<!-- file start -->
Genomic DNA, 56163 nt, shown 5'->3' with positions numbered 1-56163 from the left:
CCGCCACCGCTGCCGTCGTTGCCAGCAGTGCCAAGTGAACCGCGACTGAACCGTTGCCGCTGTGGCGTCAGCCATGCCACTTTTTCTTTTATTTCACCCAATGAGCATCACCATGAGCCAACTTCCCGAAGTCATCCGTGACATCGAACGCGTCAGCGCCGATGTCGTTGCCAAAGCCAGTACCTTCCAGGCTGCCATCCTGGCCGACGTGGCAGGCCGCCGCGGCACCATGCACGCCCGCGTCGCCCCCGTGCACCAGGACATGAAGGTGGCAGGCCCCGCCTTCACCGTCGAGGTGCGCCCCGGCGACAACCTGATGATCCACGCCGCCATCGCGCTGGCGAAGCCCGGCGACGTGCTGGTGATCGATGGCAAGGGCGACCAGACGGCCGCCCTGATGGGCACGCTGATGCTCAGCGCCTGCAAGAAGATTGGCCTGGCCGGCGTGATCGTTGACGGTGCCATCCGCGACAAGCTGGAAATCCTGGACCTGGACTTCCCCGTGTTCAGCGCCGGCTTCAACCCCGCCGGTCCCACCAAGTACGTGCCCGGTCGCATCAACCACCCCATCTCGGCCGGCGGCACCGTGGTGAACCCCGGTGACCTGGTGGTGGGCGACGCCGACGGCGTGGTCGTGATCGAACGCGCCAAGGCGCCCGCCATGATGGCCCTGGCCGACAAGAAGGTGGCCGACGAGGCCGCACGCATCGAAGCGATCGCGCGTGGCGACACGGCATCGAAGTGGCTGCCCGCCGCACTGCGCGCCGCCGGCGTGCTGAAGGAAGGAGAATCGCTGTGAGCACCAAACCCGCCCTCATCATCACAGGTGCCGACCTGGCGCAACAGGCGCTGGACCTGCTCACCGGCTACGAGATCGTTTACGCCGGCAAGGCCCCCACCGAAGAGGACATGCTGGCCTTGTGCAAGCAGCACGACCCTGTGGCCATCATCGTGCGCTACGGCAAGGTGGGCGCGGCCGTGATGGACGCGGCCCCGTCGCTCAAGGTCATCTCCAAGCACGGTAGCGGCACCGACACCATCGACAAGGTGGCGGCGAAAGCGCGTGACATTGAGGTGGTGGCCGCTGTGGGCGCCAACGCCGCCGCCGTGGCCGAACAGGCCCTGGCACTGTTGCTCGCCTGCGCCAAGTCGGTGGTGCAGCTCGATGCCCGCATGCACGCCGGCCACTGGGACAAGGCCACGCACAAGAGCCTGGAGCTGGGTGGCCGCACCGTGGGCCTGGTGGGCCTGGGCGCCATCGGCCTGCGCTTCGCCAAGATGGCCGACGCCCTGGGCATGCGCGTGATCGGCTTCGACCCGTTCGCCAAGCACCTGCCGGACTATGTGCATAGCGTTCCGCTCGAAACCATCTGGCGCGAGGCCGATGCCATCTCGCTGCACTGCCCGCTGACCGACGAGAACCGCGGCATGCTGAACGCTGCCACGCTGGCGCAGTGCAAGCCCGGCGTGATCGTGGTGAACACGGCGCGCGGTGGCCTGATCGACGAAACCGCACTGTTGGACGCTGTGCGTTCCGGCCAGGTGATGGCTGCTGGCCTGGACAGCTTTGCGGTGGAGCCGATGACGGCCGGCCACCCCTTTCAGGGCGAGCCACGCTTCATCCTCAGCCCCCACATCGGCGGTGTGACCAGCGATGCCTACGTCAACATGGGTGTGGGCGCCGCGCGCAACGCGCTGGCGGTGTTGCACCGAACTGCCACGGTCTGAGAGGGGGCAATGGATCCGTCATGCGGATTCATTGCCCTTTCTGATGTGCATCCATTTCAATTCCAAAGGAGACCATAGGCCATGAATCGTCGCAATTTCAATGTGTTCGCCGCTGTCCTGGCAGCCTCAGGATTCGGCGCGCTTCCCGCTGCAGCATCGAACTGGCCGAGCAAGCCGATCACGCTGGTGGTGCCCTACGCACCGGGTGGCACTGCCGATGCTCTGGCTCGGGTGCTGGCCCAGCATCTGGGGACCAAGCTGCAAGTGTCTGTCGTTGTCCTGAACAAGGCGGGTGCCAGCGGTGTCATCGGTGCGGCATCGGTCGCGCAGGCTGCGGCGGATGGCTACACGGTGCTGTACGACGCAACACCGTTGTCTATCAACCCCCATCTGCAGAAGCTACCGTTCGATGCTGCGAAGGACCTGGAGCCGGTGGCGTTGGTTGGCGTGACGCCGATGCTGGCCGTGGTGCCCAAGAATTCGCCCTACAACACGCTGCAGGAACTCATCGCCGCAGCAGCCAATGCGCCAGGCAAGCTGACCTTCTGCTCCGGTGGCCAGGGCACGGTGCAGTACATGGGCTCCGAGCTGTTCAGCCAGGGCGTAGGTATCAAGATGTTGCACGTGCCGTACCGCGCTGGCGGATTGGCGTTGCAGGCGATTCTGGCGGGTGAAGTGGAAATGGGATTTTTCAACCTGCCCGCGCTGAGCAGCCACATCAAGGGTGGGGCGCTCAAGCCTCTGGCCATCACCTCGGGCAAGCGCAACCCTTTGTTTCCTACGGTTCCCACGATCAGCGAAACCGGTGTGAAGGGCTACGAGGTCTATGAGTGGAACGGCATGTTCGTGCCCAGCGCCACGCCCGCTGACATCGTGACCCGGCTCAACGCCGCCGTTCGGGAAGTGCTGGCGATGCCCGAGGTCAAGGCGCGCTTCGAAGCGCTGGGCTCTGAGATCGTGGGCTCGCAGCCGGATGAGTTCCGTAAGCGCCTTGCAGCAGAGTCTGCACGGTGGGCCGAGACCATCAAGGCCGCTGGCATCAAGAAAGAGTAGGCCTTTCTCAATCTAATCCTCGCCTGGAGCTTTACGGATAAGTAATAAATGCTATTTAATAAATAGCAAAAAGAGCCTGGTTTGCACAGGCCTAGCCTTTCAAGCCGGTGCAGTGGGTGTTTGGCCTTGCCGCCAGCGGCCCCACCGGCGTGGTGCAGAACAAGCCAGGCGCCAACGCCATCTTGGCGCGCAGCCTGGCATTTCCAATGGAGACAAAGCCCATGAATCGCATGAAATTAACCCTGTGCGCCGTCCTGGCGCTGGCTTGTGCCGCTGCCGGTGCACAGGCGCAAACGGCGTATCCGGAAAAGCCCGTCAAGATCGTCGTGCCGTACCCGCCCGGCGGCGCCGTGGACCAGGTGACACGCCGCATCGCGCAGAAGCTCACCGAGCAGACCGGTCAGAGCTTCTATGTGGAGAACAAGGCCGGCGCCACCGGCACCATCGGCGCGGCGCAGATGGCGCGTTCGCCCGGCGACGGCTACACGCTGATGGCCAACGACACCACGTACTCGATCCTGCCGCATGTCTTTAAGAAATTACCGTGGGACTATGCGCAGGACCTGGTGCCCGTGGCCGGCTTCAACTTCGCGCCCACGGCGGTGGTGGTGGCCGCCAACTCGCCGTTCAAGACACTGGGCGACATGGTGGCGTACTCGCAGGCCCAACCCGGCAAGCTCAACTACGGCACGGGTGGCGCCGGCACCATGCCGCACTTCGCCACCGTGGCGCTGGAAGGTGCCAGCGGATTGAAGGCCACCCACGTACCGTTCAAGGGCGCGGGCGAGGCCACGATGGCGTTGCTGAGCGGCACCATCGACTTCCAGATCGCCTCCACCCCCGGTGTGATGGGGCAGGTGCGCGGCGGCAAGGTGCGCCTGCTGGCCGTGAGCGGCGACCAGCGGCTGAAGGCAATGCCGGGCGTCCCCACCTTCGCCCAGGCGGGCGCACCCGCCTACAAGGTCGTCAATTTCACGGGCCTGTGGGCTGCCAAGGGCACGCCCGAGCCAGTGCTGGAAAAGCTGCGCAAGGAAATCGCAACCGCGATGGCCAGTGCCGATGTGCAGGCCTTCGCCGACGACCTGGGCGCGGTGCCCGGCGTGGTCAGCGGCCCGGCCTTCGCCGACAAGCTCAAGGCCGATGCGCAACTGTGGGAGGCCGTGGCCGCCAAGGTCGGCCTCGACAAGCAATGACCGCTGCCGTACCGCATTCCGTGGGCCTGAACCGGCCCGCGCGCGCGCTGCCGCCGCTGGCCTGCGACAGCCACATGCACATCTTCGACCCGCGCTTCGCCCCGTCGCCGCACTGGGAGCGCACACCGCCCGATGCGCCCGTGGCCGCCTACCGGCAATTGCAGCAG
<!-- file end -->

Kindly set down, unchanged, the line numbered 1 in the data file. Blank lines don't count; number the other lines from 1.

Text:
Genomic DNA, 56163 nt, shown 5'->3' with positions numbered 1-56163 from the left: